My latest comic “Six-Year-Old Horse Thief” was drawn with traditional tools (paper, ink, pens & brushes) in 2013. This story was first produced completely digitally (Wacom tablet, Photoshop & fonts) in 2001. The new work was produced using the older version as a really tight first draft. Pages from both versions are presented side-by-side in this comparison page.
The story itself is unchanged: at six years old, I stole a horse from the Catskill Game Farm. In the background, it’s a period story of growing up in a rough part Springfield Massachusetts in the late 1960s, retreating into a manufactured dream world.
Which begs the question: If the story’s so great, why am I redrawing it?
The First Version
Thanks to some wonderful editors, I had a brief fling as an indy comics artist. The run was fantastic, but was only sustained by staying in contact with editors, networking and honing my craft. I was also choosy about what type of work I wanted to do. While I’m eternally grateful for getting published at all, the pay was lousy. Therefore, I was pouring a lot of energy into something that couldn’t sustain me.
I stopped pursuing a career in comics in 1992. My freelance creative services focused on illustration and print design, then later to HTML 3-era web design. This path got bumpy at times, but most of the checks cleared and I was able to survive.
Comics wouldn’t stop calling me. In 1996, I started drawing superhero samples and showing them to editors at WonderCon. Back then, it was a small but prestigious convention, a few miles from my Dad’s home in San Francisco. While no one liked my half-hearted attempts of fanboy fiction,Trina Robbins, Susie Lee and Tom Orzechowski encouraged me to write more personal material. Working around my freelance schedule, acting on their advice took a few years. The first draft was completely thumbnailed and sort of scripted in one sitting at Bernie’s Coffee House.
Art production got delayed by my new full time web developer position, which started on Valentine’s Day 2000. After a few months, it was evident that I wasn’t hired to shake up the world after all, but to maintain the status quo. Rather than sulk, I decided to place my creative energies into “Six-Year-Old Horse Thief”.
The big question was how to produce the art. At this point, my illustrations were completely digital; traditional art supplies hadn’t been used in almost a decade. Therefore, I adapted my illustration techniques (Adobe Photoshop and Illustrator, Quark XPress) for making comic books. My hardware shift from desktop to mobile was another deciding factor. Working in public proved to be much more productive. I bought a new Wacom tablet and PowerBook G3, allowing me to work wherever I wanted. In weeks, my desktop computer was as neglected as my drafting table.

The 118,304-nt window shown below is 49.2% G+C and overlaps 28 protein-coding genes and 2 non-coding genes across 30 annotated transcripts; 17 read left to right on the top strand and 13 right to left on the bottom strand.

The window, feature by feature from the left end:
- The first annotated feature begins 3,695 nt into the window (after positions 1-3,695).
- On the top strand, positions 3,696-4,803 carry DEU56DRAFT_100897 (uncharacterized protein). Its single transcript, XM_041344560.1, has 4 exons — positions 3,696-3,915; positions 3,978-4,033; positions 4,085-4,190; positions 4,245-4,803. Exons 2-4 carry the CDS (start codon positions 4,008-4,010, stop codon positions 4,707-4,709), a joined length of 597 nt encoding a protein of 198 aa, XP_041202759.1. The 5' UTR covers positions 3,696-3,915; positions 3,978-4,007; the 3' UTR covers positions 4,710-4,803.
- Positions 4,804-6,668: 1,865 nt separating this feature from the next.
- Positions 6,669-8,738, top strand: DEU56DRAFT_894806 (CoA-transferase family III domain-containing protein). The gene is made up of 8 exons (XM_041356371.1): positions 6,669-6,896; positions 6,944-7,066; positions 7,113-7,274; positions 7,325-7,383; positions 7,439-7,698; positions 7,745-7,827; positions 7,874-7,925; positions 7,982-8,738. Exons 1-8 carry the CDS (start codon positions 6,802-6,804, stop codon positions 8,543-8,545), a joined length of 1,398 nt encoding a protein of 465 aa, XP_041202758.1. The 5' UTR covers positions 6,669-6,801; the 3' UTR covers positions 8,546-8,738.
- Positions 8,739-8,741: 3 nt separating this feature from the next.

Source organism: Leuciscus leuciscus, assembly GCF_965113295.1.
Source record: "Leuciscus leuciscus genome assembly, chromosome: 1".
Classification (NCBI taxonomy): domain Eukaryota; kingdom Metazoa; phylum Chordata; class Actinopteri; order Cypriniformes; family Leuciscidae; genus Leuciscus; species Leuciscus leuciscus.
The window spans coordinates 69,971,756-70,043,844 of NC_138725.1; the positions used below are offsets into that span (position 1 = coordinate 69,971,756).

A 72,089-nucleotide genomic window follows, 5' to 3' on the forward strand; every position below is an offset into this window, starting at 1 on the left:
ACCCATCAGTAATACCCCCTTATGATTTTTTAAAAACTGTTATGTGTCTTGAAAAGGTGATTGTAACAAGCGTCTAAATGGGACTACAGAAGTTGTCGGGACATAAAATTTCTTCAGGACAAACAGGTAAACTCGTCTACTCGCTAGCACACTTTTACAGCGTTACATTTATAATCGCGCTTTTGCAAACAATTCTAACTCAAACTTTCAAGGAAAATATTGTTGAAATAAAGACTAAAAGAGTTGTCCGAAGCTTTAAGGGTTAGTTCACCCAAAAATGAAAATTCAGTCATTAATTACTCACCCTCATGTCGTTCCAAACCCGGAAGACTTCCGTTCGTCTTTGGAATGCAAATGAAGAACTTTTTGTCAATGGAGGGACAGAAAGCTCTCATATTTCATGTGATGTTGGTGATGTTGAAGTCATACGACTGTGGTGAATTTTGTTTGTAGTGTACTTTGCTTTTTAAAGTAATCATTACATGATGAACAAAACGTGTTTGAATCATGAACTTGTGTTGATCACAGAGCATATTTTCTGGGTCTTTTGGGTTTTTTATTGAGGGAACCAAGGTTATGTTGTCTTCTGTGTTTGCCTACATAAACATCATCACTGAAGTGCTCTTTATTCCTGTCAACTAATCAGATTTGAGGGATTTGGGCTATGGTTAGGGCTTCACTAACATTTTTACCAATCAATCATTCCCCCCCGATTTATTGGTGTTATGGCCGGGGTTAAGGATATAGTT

My entire world was withing walking distance back then. Between my apartment and job was the 1369 Coffee House. They let me work on my comic before and after work on weekdays, and as long as possiible on weekends. This was my daily routine until finishing late 2001. While unpubllished, this story was the main piece of my comics gallery show.
Redux: If it ain’t broke, why fix it?
Full time work and life prevents me from breaking the Kirby Barrier, but I’ve done a few short stories since completing “Six-Year-Old Horse Thief” in 2001. Each one was a valuable learning experience. Every completed story has flaws that are hopefully not recreated in newer works. Still, some flaws if this particular story never stopped bothering me. Children are drawn too inconsistently. My vector word balloon pointers art too short, captions are too wordy. Some drawing have too much detail in small areas (caused by zooming in on monitor). Most of all, I relied too heavily on photo references!
As the years rolled on, I felt these flaws prevent “Six-Year-Old Horse Thief” from being a strong portfolio piece. I made an attempt to clean up the fonts and script last year, but the art still wasn’t good enough to show.
Fast-forward to today. I’ve taught Art of the Comic Book, my traditional ink-on-paper studio class, for almost three years. Working with vibrant students ultiimately led me to create on paper: “Bottle of Red“, “School Fight!” and “GrubHub Delivery“. That’s a lot of ink and hand-lettering. At this stage, I feel good enough about my overall comics skills to go toe-to-toe with anyone. Recreating “Six-Year-Old Horse Thief” seems a good an outlet for this newfound confidence as any other. Drawing a story I’ve already written allows me to concentrate on form.
Note the original art dimension is the Golden Age 12″ x 18″. Since 1967, the industry-wide standard for orignal art is 10″ x 15″. Working the larger size on last year’s “Bottle of Red” was so enjoyable, I decided to repeat the process for this project:
- 12″ x 18″ live area on Strathmore 500 bristol paper
- Speedball Super Black India Ink
- Short-handle round #4 sable brush
- Ruling pen (borders)
- Speedball nib #512 (straight lines, details)
- Speedball B6 and B5 (lettering)
- Ames Lettering Guide (4.5 even-spaced calibration)
- Adobe Photoshop CS5 (production, corrections)
In addition, I’ve also grown to enjoy the advanages of working on paper. Peripheral vision discourages over-rendering small areas. Using ink forces you to commit and keep moving! Finshed paper art seems more completed. Can be displayed without a computer. Compared to digital media, traditional art supplies are cheap. For the first time in years, I’m a regular at art supply stores.
What Have We Learned Today?
You know everying I do now. Does this project make sense in the long run? Comparing the new Page One to the original screams “yes”. Upon completion, my next step is to get someone else to share that opinion.
— David Marshall, drifting down Memory Lane from Somerville’s Sherman Cafe